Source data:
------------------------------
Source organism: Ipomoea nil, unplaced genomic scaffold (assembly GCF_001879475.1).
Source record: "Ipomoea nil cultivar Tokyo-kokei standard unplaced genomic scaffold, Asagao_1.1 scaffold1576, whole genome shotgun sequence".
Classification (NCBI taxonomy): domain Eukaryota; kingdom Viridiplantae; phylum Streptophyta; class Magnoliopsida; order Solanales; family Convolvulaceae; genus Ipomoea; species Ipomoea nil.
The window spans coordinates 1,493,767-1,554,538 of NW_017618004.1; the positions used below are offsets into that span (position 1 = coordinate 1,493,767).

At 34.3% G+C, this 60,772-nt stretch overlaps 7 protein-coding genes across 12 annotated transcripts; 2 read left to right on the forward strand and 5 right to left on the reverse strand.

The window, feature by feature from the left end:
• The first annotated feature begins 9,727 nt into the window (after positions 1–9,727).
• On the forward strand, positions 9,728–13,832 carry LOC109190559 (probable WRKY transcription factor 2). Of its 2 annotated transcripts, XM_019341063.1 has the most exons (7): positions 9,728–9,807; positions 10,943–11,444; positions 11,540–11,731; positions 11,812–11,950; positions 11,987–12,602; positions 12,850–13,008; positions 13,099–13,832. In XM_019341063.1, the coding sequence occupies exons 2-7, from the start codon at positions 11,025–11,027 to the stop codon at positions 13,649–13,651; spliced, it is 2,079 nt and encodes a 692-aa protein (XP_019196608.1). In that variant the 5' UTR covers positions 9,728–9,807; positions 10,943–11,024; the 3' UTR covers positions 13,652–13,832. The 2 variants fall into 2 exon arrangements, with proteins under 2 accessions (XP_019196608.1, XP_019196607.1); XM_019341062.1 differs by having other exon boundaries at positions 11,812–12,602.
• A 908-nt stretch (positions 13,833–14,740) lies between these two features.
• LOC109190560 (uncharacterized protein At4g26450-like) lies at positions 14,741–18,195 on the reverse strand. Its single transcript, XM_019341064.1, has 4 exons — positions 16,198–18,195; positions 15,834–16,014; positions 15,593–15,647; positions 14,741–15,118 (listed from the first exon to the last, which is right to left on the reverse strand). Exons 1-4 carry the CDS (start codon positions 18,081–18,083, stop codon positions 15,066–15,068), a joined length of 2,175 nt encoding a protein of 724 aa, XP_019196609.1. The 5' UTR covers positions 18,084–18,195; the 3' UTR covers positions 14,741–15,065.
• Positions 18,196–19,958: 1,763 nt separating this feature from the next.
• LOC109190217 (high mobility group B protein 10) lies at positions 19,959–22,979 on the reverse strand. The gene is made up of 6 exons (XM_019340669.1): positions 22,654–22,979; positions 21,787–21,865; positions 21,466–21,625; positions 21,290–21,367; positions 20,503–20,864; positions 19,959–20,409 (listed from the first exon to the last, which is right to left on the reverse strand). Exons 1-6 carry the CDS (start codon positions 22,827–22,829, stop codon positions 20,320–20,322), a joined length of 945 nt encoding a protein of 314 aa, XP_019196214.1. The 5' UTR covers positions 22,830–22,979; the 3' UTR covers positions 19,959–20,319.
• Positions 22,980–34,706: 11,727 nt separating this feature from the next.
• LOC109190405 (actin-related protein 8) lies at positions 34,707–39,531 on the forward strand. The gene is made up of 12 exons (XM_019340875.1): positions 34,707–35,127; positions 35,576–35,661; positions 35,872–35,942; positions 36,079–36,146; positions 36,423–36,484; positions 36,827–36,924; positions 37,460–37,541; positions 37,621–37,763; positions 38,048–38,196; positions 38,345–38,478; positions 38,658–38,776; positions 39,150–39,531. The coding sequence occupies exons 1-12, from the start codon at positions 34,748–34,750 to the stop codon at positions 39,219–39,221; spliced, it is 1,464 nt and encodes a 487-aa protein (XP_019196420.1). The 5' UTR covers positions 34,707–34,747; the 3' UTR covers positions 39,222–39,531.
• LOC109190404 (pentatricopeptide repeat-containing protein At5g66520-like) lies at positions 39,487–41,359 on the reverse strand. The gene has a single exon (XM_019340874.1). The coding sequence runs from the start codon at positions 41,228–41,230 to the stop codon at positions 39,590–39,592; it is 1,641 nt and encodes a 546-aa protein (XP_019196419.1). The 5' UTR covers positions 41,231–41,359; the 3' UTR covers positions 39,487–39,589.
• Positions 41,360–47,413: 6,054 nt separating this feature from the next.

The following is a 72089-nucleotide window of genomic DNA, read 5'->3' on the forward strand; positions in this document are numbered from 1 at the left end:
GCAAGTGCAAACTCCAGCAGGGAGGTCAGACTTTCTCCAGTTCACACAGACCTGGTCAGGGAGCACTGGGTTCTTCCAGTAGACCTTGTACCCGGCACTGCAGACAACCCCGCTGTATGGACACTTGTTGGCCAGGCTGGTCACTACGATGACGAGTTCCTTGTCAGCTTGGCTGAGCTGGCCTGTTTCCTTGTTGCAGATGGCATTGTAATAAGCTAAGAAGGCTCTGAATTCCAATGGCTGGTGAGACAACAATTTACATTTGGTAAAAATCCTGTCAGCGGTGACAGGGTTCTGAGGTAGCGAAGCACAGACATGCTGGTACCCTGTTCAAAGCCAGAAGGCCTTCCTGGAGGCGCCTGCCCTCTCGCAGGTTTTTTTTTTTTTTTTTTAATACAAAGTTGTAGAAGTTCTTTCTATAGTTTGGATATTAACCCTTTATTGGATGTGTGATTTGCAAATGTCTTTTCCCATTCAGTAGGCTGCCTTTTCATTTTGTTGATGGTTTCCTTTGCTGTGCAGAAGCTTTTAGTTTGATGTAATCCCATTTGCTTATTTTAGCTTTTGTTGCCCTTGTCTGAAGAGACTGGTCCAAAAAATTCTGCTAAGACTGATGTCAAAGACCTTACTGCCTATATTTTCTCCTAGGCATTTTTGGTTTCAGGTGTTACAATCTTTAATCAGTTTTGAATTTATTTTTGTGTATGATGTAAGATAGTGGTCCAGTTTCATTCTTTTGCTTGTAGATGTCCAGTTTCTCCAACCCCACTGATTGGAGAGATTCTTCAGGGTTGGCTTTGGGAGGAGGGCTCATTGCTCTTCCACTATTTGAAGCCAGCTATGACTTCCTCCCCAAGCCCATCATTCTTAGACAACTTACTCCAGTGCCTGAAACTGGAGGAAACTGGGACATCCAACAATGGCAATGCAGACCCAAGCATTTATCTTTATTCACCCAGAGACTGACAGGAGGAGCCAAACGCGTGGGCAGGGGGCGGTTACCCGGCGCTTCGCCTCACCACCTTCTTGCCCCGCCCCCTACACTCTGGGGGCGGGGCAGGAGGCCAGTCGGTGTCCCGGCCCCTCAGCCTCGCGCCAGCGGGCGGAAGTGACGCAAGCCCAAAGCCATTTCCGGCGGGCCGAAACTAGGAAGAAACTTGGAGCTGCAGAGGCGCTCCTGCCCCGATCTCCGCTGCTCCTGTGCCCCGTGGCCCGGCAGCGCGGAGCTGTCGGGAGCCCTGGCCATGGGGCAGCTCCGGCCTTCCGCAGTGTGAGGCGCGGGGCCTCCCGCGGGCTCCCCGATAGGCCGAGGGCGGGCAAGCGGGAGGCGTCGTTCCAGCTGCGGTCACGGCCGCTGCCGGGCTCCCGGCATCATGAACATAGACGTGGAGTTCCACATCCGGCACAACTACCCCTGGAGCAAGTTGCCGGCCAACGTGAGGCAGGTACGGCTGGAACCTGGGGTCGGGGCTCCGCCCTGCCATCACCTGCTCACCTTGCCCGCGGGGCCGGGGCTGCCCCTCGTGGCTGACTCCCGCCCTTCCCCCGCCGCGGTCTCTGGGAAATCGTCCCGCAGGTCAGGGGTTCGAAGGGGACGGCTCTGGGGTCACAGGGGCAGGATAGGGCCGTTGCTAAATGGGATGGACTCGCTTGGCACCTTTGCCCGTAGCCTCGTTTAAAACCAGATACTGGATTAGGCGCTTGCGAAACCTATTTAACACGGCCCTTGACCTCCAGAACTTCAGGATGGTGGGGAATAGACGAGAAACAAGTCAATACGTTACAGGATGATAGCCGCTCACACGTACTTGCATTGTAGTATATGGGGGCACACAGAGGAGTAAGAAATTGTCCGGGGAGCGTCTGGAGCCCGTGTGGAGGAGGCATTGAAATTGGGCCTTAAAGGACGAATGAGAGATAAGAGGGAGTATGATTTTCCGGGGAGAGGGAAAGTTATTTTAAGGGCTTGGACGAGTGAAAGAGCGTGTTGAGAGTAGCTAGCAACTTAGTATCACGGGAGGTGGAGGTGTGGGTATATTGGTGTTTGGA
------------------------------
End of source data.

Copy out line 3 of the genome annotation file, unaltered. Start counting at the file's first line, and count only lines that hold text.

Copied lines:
Classification (NCBI taxonomy): domain Eukaryota; kingdom Viridiplantae; phylum Streptophyta; class Magnoliopsida; order Solanales; family Convolvulaceae; genus Ipomoea; species Ipomoea nil.